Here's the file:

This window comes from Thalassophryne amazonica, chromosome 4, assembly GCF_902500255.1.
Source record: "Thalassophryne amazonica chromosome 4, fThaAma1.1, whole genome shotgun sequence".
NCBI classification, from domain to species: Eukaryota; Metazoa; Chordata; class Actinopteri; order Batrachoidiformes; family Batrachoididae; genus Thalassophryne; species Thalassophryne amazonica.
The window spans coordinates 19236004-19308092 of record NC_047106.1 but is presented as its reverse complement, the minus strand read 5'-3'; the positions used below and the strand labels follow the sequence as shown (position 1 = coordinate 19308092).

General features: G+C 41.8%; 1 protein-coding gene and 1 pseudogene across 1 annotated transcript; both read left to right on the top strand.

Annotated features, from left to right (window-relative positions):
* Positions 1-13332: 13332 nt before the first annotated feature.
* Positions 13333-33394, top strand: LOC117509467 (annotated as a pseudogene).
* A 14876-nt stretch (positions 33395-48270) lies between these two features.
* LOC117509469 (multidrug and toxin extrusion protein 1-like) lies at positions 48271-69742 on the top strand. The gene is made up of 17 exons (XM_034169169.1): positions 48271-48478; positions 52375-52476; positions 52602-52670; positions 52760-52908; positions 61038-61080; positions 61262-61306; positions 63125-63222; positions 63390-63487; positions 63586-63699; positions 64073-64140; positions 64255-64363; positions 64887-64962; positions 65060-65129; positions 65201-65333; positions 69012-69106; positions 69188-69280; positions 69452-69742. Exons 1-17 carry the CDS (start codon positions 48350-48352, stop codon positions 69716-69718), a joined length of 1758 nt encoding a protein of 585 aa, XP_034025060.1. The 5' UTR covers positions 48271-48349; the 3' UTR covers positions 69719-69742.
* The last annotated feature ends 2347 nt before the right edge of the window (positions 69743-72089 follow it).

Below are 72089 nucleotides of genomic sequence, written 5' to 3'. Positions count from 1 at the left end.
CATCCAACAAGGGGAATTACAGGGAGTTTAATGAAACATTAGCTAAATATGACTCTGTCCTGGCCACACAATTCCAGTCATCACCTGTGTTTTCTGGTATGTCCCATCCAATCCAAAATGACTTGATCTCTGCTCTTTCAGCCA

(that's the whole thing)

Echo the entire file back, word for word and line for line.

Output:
This window comes from Thalassophryne amazonica, chromosome 4, assembly GCF_902500255.1.
Source record: "Thalassophryne amazonica chromosome 4, fThaAma1.1, whole genome shotgun sequence".
NCBI classification, from domain to species: Eukaryota; Metazoa; Chordata; class Actinopteri; order Batrachoidiformes; family Batrachoididae; genus Thalassophryne; species Thalassophryne amazonica.
The window spans coordinates 19236004-19308092 of record NC_047106.1 but is presented as its reverse complement, the minus strand read 5'-3'; the positions used below and the strand labels follow the sequence as shown (position 1 = coordinate 19308092).

General features: G+C 41.8%; 1 protein-coding gene and 1 pseudogene across 1 annotated transcript; both read left to right on the top strand.

Annotated features, from left to right (window-relative positions):
* Positions 1-13332: 13332 nt before the first annotated feature.
* Positions 13333-33394, top strand: LOC117509467 (annotated as a pseudogene).
* A 14876-nt stretch (positions 33395-48270) lies between these two features.
* LOC117509469 (multidrug and toxin extrusion protein 1-like) lies at positions 48271-69742 on the top strand. The gene is made up of 17 exons (XM_034169169.1): positions 48271-48478; positions 52375-52476; positions 52602-52670; positions 52760-52908; positions 61038-61080; positions 61262-61306; positions 63125-63222; positions 63390-63487; positions 63586-63699; positions 64073-64140; positions 64255-64363; positions 64887-64962; positions 65060-65129; positions 65201-65333; positions 69012-69106; positions 69188-69280; positions 69452-69742. Exons 1-17 carry the CDS (start codon positions 48350-48352, stop codon positions 69716-69718), a joined length of 1758 nt encoding a protein of 585 aa, XP_034025060.1. The 5' UTR covers positions 48271-48349; the 3' UTR covers positions 69719-69742.
* The last annotated feature ends 2347 nt before the right edge of the window (positions 69743-72089 follow it).

Below are 72089 nucleotides of genomic sequence, written 5' to 3'. Positions count from 1 at the left end.
CATCCAACAAGGGGAATTACAGGGAGTTTAATGAAACATTAGCTAAATATGACTCTGTCCTGGCCACACAATTCCAGTCATCACCTGTGTTTTCTGGTATGTCCCATCCAATCCAAAATGACTTGATCTCTGCTCTTTCAGCCA